Do you have any queries about Graviton Direct? If you don’t find the answers below, you’re welcome to contact us.
What you need to know about tax-free investments
What is a tax-free investment?
National Treasury has introduced tax-free investments to encourage people to save. The investment return earned on a tax-free investment isn't taxed and the money in a tax-free investment can be withdrawn at any time.
Why save in a tax-free investment?
- A tax-free investment is an effective way to save for your goals. Any interest, dividends or capital gains from your tax-free investment will be tax-free. This means that you don't pay tax on the growth on your investment.
- Your money can grow faster in a tax-free investment than in a regular savings account because you don't pay tax on the investment return.
- Saving in a tax-free investment gives you flexibility as you don't have to commit to any future contributions. You can withdraw from your investment at any time. However, withdrawing funds may prevent you from reaching your savings goals and will use up part of your lifetime limit for tax-free savings.
How much can I save in a tax-free investment?
National Treasury has put limits on the amount you can save in a tax-free investment. The total annual contribution in one tax year may not exceed the annual contribution limit, which is currently R33 000 per tax year. The total lifetime contribution may not exceed R500 000. Make sure you keep track of how much you've paid so that you don't exceed your limit across all approved tax-free investments (at Graviton or other providers).
Can I have more than one tax-free investment?
Yes. There is no limit on the number of tax-free investments you can have. Make sure your annual payments across all approved tax-free investments (at Graviton or other providers) do not exceed the annual contribution limit.
What happens if I invest more than R33 000 per year in tax-free investments?
Any contribution over R33 000 per tax year or R500 000 over a lifetime is taxed at 40%, so you would need to monitor your contributions closely.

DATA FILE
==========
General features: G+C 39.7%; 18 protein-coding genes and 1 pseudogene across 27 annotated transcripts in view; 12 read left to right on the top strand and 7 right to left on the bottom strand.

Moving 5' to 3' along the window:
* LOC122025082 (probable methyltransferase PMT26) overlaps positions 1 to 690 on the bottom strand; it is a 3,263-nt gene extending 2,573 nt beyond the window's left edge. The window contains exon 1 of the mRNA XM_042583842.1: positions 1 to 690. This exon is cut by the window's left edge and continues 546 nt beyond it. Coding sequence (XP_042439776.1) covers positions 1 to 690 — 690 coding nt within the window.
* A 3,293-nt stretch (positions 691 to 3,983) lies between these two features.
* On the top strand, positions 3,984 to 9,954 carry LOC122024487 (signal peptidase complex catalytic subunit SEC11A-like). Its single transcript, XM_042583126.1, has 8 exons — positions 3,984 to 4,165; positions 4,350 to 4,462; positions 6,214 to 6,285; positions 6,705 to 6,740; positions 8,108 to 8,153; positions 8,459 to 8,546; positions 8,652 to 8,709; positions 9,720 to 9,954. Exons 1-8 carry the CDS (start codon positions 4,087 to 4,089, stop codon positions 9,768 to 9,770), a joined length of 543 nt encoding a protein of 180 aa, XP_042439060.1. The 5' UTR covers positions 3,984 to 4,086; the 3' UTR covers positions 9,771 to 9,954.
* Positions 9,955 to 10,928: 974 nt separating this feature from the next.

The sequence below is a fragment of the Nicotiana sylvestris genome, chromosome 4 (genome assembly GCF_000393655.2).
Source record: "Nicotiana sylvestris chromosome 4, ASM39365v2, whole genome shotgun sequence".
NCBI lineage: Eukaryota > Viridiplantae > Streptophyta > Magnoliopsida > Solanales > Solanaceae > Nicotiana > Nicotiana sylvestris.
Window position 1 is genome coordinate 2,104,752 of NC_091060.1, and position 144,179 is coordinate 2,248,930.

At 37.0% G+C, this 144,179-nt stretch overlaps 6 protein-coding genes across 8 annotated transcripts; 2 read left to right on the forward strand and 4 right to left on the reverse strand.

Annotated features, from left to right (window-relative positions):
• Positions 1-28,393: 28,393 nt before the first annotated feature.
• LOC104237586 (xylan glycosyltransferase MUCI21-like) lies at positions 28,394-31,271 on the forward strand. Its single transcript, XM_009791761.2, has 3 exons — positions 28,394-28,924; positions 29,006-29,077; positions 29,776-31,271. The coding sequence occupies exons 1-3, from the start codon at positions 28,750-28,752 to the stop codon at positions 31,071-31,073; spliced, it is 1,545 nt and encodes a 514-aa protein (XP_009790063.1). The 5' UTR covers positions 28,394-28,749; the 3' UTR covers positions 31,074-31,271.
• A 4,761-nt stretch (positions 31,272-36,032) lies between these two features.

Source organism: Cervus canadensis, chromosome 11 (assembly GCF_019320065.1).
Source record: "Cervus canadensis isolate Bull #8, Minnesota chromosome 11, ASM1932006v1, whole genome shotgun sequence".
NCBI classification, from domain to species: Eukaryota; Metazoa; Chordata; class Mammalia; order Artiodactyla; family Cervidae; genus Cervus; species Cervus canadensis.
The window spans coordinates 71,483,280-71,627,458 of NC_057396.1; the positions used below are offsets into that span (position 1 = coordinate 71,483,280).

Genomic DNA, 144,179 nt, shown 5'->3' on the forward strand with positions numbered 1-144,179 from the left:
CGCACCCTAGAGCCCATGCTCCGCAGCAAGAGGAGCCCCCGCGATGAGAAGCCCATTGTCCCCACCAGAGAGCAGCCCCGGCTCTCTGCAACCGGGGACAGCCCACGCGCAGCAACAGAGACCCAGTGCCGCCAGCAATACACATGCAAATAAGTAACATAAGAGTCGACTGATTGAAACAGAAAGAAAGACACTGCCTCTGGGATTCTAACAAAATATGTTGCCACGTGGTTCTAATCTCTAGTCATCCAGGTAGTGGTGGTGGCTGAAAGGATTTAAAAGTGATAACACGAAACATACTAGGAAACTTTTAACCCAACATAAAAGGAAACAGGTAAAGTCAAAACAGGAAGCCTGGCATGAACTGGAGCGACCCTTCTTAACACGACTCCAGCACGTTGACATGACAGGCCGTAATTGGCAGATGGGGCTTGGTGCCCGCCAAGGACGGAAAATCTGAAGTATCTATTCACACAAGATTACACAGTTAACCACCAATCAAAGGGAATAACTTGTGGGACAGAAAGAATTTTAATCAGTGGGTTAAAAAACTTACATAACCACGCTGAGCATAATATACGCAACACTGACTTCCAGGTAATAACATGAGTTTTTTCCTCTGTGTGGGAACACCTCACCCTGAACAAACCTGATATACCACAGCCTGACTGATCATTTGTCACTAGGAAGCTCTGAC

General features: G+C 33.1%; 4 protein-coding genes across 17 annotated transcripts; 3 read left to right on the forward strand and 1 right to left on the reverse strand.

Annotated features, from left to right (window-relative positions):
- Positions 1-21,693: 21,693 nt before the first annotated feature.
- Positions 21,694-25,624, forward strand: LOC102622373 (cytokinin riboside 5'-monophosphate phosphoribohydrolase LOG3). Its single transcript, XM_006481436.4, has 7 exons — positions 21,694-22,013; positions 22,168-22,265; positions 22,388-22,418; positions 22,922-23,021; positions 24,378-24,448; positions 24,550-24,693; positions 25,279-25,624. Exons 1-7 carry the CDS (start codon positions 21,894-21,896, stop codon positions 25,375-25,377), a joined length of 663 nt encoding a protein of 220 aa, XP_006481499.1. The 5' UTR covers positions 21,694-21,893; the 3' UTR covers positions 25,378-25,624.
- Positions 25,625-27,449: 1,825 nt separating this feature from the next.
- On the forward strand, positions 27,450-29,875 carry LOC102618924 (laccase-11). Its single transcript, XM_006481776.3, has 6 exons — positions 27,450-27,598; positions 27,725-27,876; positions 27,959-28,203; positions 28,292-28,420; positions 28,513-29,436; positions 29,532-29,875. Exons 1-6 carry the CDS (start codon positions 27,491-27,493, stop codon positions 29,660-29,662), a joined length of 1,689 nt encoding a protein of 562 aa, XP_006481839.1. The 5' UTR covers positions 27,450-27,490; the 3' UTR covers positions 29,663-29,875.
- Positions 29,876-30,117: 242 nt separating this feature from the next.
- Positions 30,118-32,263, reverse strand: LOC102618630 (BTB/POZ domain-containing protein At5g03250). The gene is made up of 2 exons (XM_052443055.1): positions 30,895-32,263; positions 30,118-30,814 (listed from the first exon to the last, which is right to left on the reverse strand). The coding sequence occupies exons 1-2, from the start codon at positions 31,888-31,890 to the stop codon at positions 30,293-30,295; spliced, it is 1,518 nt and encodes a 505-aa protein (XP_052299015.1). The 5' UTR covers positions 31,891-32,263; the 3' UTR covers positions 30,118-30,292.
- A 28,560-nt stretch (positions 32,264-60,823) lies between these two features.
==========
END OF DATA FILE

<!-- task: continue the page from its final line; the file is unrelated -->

Can I transfer a tax free investment from one provider to another?
No transfers between tax free investment providers is allowed as yet. National Treasury intends to expand the Regulation to allow individuals to transfer any amount in a tax free savings and investment account from one institution or product provider to another.
What if I’m an existing client with Graviton Partners?
The final Regulations provide that a client may not convert existing investments into a tax free investment. National Treasury is investigating the possibility and any changes will only be finalised later this year.
What is the impact of withdrawals?
Although allowed, withdrawing may not be a great idea. For example, if you invested R20 000 and then withdrew R20 000 in the same tax year, you would only be able to contribute an additional R13 000 in the same tax year before reaching the R33 000 annual contribution limit.
Can I open an account on behalf of a child?
Yes, you can open a tax-free account in the name of your children and sign the application on their behalf, if they are minors. By doing this you will be using part of their tax-free allowance, which limits their ability to save for themselves via this type of product later on. Also be careful of donations tax if you donate more than R100 000 per year. You need to declare the amount that you invested in your child’s account in your tax return.
Unit trusts in a nutshell
Graviton is a wholly owned subsidiary of the Sanlam Group. The Sanlam Group is a full member of the Association for Savings & Investment SA (ASISA). When you invest in a unit trust (also called a collective investment scheme), your money is pooled with the money of other investors. This pool of money is used to buy a portfolio of assets, such as shares (equities), bonds or listed property. As an investor, the value of the units you own is calculated by taking the number of units you own and multiplying them by the latest ruling price per unit. Forward pricing is used. Also, you’ll find details of what each fund invests in, as well as its risk profile, specified in the Minimum Disclosure Documents.